Harassment investigations can be tricky. You’ll find tips for preventing and investigating workplace harassment in this freecheat sheet on Workplace Harassment.
The following guidelines can help to prevent harassment and discrimination claims and reduce risk:
1. Leadership Commitment
First and foremost, the leaders of a company or organization, including the owners, executives and senior managers, must personally commit to promoting and creating an environment and culture which does not tolerate discrimination and harassment in the workplace. When employees see that the leaders of a company or organization are committed to such principles, they are less likely to engage in such conduct and if they do, they know they may face potentially severe consequences.
2. Strong Policies and Procedures
Employers must establish a strong policy against harassment and discrimination which defines and provides examples of what constitutes such conduct. If the employer’s business is part of a unique industry such as the restaurant, retail or manufacturing business, the policy should include examples which are applicable to that workplace or industry. This will ensure the policy has meaning beyond words.
3. A Clear Reporting Process
The policy also should include a clear process for employees to report claims of discrimination and harassment. For example, the policy might state something to the following effect: “Should an employee feel that he or she has been the victim of discrimination or harassment, the employee should immediately report the claim to his or her supervisor or to X person in the Human Resources Department”.
Employers might also consider implementing a third-party compliance hotline where employees can make reports of discrimination and harassment, as well as other claims and issues, particularly if the employee does not feel comfortable making the report to any manager or supervisor internally.
Read about i-Sight’s secure anonymousethics hotline.
4. A Clear Investigation Process
The policy also should include a clear overview of the employer’s investigation process. The policy should express the employer’s commitment to conducting an immediate and thorough investigation and to taking any remedial action, where necessary.
5. No Retaliation
The policy also should ensure employees that they will not be retaliated against for making claims of discrimination or harassment and that the employer will take all steps to protect the employee and their confidentiality.
6. Training
Perhaps the most important element of a strong prevention program is regular training both for managers and employees. The training can be conducted by lawyers or trained human resources professionals or through a recognized online training source. Employers should examine their organizational culture and environment to determine what is the best training option for their employees. Whatever decision the employer makes, it should ensure the training is conducted on a regular basis – at least annually as a best practice.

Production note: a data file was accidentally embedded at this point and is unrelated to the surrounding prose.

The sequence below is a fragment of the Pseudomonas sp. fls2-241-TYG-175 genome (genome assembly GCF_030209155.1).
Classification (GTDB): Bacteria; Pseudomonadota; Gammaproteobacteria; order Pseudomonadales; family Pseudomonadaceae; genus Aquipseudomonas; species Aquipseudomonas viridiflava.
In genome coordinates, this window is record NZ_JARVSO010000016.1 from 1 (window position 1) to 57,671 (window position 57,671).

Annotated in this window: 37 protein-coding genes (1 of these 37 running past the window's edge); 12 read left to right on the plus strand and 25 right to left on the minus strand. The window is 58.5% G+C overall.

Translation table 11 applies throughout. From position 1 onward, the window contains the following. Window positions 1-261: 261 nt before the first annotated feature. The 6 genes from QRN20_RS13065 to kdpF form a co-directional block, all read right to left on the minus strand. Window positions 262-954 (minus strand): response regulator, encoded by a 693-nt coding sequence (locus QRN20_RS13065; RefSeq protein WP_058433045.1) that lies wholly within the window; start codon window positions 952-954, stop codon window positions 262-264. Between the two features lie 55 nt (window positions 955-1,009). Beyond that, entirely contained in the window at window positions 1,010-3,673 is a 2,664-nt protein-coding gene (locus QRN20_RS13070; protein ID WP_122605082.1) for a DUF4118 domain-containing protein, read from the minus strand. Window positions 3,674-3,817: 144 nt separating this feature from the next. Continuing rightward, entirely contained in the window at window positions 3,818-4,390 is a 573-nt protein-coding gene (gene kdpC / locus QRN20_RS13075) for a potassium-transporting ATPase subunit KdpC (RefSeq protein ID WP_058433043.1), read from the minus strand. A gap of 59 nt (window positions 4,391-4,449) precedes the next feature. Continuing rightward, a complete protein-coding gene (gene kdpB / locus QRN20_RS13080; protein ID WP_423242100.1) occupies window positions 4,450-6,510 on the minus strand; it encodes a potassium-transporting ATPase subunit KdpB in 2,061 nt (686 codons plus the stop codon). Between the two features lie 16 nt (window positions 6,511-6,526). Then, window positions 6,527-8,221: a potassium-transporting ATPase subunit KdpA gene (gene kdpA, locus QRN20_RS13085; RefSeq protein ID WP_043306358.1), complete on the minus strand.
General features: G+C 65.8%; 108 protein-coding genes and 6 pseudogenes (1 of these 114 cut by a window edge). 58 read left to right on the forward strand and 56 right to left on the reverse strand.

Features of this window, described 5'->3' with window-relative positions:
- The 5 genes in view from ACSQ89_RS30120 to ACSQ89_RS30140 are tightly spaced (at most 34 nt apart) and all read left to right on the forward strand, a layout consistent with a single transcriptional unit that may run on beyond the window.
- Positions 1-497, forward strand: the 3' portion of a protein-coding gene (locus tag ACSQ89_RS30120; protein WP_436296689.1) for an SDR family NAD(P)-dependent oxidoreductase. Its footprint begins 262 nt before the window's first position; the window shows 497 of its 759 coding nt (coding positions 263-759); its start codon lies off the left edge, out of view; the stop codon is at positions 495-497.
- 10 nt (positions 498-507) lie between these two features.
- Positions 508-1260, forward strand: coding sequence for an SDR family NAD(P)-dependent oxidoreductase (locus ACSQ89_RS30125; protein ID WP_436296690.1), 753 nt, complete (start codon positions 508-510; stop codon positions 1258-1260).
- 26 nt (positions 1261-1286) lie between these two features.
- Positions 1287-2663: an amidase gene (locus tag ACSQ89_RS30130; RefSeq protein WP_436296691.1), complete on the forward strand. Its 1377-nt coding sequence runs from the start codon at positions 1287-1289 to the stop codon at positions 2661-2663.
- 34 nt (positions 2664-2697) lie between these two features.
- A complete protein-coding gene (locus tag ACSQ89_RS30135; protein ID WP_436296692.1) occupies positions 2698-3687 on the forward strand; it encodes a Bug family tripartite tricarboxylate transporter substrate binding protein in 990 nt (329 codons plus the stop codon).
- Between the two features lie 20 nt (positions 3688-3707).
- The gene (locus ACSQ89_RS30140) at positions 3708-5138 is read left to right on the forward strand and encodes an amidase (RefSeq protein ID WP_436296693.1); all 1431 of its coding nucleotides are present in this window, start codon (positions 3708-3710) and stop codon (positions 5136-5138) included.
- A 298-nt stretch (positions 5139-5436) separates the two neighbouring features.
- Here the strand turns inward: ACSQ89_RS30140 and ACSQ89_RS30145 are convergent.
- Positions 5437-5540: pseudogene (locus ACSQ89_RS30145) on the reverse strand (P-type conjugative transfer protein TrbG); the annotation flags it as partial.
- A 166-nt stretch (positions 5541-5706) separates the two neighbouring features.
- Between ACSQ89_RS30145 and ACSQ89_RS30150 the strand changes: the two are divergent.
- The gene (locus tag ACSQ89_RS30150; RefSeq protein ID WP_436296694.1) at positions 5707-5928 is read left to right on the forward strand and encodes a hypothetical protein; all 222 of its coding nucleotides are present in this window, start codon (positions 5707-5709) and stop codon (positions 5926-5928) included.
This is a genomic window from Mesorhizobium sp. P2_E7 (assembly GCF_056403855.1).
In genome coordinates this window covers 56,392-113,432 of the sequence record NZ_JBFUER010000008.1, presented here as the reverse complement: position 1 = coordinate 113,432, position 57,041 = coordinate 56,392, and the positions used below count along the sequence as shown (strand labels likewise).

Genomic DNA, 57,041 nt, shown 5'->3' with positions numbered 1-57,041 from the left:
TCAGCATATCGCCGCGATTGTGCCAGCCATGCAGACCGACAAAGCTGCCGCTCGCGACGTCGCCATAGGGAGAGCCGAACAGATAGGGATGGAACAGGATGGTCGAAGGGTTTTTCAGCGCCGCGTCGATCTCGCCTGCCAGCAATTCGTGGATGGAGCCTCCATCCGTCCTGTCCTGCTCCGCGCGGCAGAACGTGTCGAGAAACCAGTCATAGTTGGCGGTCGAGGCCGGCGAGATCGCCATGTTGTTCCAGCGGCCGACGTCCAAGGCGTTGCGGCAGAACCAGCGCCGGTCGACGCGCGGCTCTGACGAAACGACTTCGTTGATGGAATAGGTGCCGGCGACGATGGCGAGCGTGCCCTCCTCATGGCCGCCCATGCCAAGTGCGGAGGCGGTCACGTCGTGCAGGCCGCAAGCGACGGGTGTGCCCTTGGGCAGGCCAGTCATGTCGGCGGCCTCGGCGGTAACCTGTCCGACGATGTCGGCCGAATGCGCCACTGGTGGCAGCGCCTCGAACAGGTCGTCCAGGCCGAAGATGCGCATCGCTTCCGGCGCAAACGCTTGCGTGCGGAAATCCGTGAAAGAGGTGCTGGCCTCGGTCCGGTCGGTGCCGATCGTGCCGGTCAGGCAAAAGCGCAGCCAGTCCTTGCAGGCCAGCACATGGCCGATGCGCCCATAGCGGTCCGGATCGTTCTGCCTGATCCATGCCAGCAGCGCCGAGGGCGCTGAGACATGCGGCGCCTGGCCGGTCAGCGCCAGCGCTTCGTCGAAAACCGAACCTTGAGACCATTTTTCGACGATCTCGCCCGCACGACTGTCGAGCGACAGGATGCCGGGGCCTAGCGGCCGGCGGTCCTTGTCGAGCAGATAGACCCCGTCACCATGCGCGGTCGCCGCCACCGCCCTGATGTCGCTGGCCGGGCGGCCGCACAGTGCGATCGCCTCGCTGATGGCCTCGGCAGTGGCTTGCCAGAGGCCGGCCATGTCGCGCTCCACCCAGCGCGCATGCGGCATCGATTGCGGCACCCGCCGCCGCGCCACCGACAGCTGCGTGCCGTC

Although claims of discrimination and harassment are on the rise, they can be limited and their impact can be minimized where employers commit to having a ZERO tolerance environment for discrimination and harassment, along with implementing the necessary policies, practices, tools and training to support that commitment.
The Top Five
FMLA
Compliance
Mistakes
That Could Land You in Court
The Top Five FMLA Compliance Mistakes That Could Land You in Court
A slip of the tongue, a misplaced remark, the
wrong job assignment: managers make mistakes
every day. When the mistake involves FMLA, it can
cost your company big time in legal fees and land
you in court.
This report gives examples of common mistakes
your managers can make with FMLA decisions and
shows how to avoid them. Each section provides
examples of the problems your managers face with
FMLA regulations. Also included are lessons learned
that your managers can use to stop FMLA problems
before they start.
The Five FMLA Compliance Mistakes Line
Managers Make covers these common slip ups:
1) Taking “adverse action” against employees
returning from FMLA leave
2) Saying the wrong things when employees
request FMLA leave
3) Assuming that minor ailments don’t quality
for FMLA leave
4) Disclosing a worker’s private medical
information
5) Penalizing employees for unforeseeable
FMLA leave
Mistake # 1 – Taking ‘adverse
action’ against employees who
have taken FMLA leave
When an employee returns from FMLA leave,
FMLA regulations state that the returning employee
has to go back to the same job or one of equal pay,
responsibility, and benefits.Here are two scenarios
that show the potential pitfalls with returning
employees and “adverse action”.
Sometimes it’s easy to reintegrate an employee
after a three- or six-month FMLA leave. The person
was a top performer and you were really suffering
while she was gone. You’re delighted to have her
back.
But that’s not always the case, is it? Sometimes
when workers return from extended leave, it’s hard to
work them back in. Sometimes you’d just as soon the
person never came back at all. It’s circumstances
such as these that lead to retaliation lawsuits. Let’s
look at a couple scenarios:
Scenario 1
Mary, the company’s accounts payables manager,
takes three months pregnancy leave. Jane, who
replaced Mary, ends up doing the job better. Dave,
her supervisor, is thinking, “Why did I put up with
Mary for so long? She was incompetent and I didn’t
even realize it. When Jane took over for her while
Mary was on leave, Jane completely reorganized the
department and it now runs like a clock. So what am
I supposed to do? Put Mary back in charge? That’s